But it wasn't.  After eleven months of therapy, all concerned decided that I'd hit a plateau and was not likely to go beyond that.  That further therapy was not going to accomplish further healing.

I still don't have complete use of that arm - and probably never will.

I've learned to live with it.  Do what I can and ask for help with what I can't i.e. reaching for things.  I've learned that I can live life - and live it well - without the full use of that arm.

And yes, I have other lingering reminders of that injury, that broken wrist.  My hand is still stiff - and again probably always will be - from arthritis which made itself known while my hand was in the cast.  I have a finger which sticks and has to be manually unstuck - which is somewhat painful and very annoying since it happens frequently when I knit.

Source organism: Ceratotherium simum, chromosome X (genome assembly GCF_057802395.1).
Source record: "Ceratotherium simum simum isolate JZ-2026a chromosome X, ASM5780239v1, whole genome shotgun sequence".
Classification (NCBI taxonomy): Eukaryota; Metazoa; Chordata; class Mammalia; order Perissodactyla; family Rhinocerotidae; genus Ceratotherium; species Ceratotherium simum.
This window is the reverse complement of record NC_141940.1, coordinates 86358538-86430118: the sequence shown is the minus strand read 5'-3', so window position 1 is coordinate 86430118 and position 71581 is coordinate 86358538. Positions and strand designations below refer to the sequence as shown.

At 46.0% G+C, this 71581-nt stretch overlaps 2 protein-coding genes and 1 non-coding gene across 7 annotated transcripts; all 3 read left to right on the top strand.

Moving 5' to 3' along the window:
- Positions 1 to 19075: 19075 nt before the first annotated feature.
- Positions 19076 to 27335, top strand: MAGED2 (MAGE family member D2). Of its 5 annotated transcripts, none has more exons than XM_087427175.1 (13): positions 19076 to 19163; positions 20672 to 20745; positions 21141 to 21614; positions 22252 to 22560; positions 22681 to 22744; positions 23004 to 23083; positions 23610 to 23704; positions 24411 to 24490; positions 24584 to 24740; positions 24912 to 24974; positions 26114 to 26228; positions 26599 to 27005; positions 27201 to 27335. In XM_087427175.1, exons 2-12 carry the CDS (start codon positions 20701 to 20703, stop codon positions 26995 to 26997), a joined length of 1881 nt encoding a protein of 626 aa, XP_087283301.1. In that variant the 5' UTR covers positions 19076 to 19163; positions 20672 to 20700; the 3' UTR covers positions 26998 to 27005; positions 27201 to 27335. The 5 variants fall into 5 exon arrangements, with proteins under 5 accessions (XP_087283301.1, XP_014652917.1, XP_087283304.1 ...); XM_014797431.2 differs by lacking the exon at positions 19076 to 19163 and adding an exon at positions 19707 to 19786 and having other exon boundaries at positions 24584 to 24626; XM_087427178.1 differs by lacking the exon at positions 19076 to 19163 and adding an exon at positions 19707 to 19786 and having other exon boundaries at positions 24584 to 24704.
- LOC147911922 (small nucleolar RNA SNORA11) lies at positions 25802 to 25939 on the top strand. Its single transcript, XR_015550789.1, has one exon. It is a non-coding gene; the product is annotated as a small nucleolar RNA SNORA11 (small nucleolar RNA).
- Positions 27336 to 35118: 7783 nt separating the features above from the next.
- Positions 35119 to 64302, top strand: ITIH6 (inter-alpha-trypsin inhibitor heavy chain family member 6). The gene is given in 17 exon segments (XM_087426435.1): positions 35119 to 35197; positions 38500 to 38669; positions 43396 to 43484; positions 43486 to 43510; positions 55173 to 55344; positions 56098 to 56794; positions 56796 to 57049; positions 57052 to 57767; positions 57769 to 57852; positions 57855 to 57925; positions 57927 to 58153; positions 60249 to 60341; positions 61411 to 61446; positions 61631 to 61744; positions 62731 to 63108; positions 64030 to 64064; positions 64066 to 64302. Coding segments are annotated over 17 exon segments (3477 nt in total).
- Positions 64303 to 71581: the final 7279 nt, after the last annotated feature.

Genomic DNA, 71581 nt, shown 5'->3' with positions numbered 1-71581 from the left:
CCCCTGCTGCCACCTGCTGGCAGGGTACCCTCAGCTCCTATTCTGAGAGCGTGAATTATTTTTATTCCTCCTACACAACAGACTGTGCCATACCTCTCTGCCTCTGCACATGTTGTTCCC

I can live - and live well - with these affects.

However, I learned something else from this physical experience which at some point I would like to expand to the larger focus of emotional healing from workplace abuse, trauma and PTSD.

If a physical injury as relatively minor as a straightforward broken wrist, a simple fracture, can cause long-lasting affects, how much more can injuries which are not physical?  I.e. those caused by trauma?  Those which we can't see?  Those which fall among the category of invisible illnesses?

This is where I will leave you today, dear friend, as we walk our different paths towards a common goal, that of recovery.  As we continue searching for the right key to unlock the next segment on our respective roads to recovery.